Sigma 85mm f/1.4 EX DG HSM: A Fast, Full-Frame Prime

The Sigma 85mm f/1.4 EX DG HSM lens (average price: $969 on various Internet sites) is designed for full-frame cameras; with an APS-C multiply by your usual factor. At about 25 oz, I’d describe the lens as substantial, but not hefty. One of the reasons for the weight is the build—11 elements in eight groups, including the use of SLD glass, Sigma speak for Special Low Dispersion. The big chunk of glass on the end requires a 77mm filter. As to handling, Sigma has gone from their black “crinkle” finish to a smooth black rubberized finish that feels great to the touch. It’s plastic, not metal, but based on my experience with previous Sigma lenses, I’ve found them to be built to professional standards and can take a lot of abuse.

Courtesy of Sigma Corporation of America

The lens comes with not only the petal-type lens hood, but also an extender for the hood to be used with the smaller sensor cameras—very ingenious. A padded case is also supplied that offers great protection. Everything, from the lens itself to the hoods and case, exudes a quality feel.

My leopard fabric background takes on a decidedly different look when shot at f/1.4. My studio isn’t very big so I can’t always get my subjects as far from the background as I’d like, but f/1.4 does the trick. Exposure: ISO 100, 1/200 sec at f/1.4. Lighting: Interfit Cool-lites in Octobox Plus—flash modeling light for warmth on background. Model: Chantel Ilima Marquis.
All Photos © Steve Bedell

The lens has a minimum aperture of f/16. There are nine blades in the diaphragm, which yields a nice “bokeh” for out-of-focus highlights. The lens also has a Super Multi-Layer Coating to help reduce lens flare and ghosting. A small switch on the side of the lens allows you to choose between auto and manual focus and there is also a distance scale in feet and meters. The lens is available in Sigma, Nikon, Canon, Pentax, and Sony mounts.

If you have never worked with a fast prime you’re in for a treat. Fast (meaning relatively wide maximum and constant apertures) really helps you see better in low-light situations, and of course allows you to shoot handheld in more places. The HSM (Hyper Sonic Motor) resulted in very fast focusing with very little “hunting” to find the right spot. In addition to being fast, I found focusing to be very accurate, as it better be when shooting at the maximum aperture. I do wish the lens focused closer than 33”, but I guess you can’t have it all. So, even though the focal length is just about perfect for close-up or macro photography, don’t plan on it. In my thinking this was built with the portrait and wedding pro in mind, and that’s what I do.

This image of Chantel was taken on the staircase in a renovated mill building. I used soft light from a window on the right to light her face and stronger daylight coming from a window behind and to the left to light her hair and shoulder. Exposure: ISO 100, 1/160 sec at f/2.0. Model: Chantel Ilima Marquis.

When you have a lens like this in hand you want to explore its max aperture capabilities, so many of my test shots were done from f/1.4 to f/2.8. I used this lens for two months on assignments, with models, and on a trip to North Carolina. It shot fast, focused accurately, and produced great results in dim light.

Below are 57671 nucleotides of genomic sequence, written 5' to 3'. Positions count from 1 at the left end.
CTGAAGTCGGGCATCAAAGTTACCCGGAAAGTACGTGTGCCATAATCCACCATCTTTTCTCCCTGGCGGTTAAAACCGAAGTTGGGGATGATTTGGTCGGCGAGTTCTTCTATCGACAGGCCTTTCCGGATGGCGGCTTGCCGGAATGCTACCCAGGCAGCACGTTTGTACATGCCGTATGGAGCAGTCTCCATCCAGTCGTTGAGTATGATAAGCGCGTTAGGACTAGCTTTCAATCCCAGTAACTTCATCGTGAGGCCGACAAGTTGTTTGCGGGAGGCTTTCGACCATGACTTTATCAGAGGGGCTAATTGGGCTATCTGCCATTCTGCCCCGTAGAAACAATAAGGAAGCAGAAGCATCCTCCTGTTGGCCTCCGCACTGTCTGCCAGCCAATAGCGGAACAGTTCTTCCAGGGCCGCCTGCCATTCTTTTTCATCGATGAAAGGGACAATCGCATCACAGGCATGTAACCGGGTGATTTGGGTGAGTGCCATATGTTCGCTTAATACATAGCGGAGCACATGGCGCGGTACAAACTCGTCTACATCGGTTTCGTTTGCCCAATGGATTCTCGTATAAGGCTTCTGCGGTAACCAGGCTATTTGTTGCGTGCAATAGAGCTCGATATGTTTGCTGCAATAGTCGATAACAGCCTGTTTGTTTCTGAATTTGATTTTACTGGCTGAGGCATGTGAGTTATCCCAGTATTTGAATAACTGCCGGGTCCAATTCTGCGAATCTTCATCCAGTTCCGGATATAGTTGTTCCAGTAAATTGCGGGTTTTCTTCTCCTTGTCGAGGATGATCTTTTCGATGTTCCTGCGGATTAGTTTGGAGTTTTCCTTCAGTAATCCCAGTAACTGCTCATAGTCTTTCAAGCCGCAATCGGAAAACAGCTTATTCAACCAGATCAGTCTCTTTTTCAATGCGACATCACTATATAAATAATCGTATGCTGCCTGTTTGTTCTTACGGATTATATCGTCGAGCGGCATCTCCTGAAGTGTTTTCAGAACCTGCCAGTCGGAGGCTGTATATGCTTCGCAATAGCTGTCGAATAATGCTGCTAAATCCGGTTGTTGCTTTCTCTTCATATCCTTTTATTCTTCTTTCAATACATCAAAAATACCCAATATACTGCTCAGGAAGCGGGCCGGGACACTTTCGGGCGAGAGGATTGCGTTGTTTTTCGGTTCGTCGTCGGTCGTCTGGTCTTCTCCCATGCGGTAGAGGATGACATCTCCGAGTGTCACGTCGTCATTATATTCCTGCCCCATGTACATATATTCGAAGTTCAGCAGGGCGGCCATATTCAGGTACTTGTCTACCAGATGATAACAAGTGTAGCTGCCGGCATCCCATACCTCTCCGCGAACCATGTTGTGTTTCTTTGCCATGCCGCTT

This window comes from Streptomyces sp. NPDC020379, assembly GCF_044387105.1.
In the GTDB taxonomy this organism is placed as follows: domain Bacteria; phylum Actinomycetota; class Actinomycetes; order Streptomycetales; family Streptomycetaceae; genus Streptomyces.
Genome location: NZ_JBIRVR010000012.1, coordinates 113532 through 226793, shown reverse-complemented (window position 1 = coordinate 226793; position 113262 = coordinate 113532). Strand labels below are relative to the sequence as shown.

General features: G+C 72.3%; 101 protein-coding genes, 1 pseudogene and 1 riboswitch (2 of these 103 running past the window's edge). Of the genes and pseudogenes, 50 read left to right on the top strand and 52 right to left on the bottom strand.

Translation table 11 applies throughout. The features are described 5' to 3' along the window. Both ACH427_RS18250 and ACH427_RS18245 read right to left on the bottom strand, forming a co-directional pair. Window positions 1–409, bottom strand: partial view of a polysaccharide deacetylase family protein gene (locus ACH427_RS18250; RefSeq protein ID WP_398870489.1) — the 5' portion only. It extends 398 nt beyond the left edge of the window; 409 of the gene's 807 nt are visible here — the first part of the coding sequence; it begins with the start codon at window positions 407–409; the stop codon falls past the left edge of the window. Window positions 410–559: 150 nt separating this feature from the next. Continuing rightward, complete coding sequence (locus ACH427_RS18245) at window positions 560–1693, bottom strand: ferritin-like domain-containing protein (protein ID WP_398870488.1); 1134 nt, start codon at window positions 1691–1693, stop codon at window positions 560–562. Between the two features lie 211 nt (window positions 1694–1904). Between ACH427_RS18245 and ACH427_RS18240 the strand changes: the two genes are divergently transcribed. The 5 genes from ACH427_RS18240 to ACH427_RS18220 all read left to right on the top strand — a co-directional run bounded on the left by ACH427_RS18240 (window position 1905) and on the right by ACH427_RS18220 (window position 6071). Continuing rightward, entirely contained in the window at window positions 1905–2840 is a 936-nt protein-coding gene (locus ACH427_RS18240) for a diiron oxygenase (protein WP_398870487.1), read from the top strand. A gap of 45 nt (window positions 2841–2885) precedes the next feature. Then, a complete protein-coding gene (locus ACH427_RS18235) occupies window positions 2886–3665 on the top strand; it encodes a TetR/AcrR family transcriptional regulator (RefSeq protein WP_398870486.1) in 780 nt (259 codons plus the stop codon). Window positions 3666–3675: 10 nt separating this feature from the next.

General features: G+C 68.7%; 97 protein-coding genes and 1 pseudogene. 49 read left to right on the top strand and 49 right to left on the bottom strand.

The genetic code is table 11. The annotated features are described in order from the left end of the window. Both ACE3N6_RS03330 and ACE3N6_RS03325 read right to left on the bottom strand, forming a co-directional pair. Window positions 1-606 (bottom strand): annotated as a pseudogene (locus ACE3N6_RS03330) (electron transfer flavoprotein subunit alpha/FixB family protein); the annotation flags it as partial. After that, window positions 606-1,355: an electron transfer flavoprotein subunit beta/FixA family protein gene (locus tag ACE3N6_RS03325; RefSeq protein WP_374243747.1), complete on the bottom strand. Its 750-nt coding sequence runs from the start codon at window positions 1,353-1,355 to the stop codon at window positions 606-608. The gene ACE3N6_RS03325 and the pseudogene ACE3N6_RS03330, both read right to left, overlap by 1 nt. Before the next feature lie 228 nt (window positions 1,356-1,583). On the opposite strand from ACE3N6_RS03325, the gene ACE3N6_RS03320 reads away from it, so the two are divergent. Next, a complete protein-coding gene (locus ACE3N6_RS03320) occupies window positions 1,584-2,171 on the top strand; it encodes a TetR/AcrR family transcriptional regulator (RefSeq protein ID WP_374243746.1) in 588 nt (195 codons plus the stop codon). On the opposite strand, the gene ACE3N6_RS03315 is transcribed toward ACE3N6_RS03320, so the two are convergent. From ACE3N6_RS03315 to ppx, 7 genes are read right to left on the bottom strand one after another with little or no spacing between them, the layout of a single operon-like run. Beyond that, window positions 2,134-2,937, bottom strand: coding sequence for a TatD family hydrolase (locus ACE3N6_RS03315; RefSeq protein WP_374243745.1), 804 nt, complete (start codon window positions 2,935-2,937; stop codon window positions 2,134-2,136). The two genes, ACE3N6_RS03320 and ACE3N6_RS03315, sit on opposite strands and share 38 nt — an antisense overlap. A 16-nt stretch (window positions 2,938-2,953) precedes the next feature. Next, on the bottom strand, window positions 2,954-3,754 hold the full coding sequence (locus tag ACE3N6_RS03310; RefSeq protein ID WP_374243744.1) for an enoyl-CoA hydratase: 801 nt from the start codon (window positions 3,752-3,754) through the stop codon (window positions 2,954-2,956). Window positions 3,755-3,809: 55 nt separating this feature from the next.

With many cameras now being able to crank the ISO speeds up into the stratosphere, many folks think lens speed is not as critical as it once was. But boosting ISO does have its price and creating wonderful portraits with very shallow depth of field right out the camera definitely has its charms. (Since I pretty much do portraits exclusively, I joke that I don’t even know if my lenses work at f/5.6 and narrower!) This lens is a sweetheart, and if you’re looking for a well-made, fast lens in this focal length, it deserves your consideration.

Image taken by daylight at the Biltmore Estate in North Carolina close to Christmas. Strong light streaming in under the overhangs provided plenty of illumination for a lens this fast. Corners were darkened and a sign removed in Photoshop. This image shows some purple fringing around the white scarf (see detail). This is the only “issue” I had with the lens and it is quite common with fast telephoto lenses when used wide-open. Exposure: ISO 200, 1/400 sec at f/1.4. Model: Nicole Rogers.

Left: This lens was made for window light portraits. Shooting at f/1.4 and f/2.0 also allows you to use lower ISO speeds handheld. I liked using the out-of-focus window openings behind Will as design elements. Exposure: ISO 200, 1/320 sec at f/2.0. Model: Will von Wenzel. Right: In this photo, I backed away from the window and the light ratio was lower since the overall light in the room was closer in exposure to the direct light from the window. I used the photo on the wall as a compositional element. Exposure: ISO 200, 1/200 sec at f/1.4. Model: Will von Wenzel.

For more information, visit Sigma’s website at: www.sigmaphoto.com.

Steve Bedell has been a portrait photographer for over 25 years. To subscribe to EPhoto, a free e-mail newsletter with tips for photographers, contact Bedell via e-mail at: sb@stevebedell.com. Also ask about his lighting DVDs.

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COMMENTS
merdeka04's picture

This camera is just great for outdoor and indoor activity and considering the fact that you could adjust lightning a different way, I can now see a clearer view of my pictures. - YOR Health

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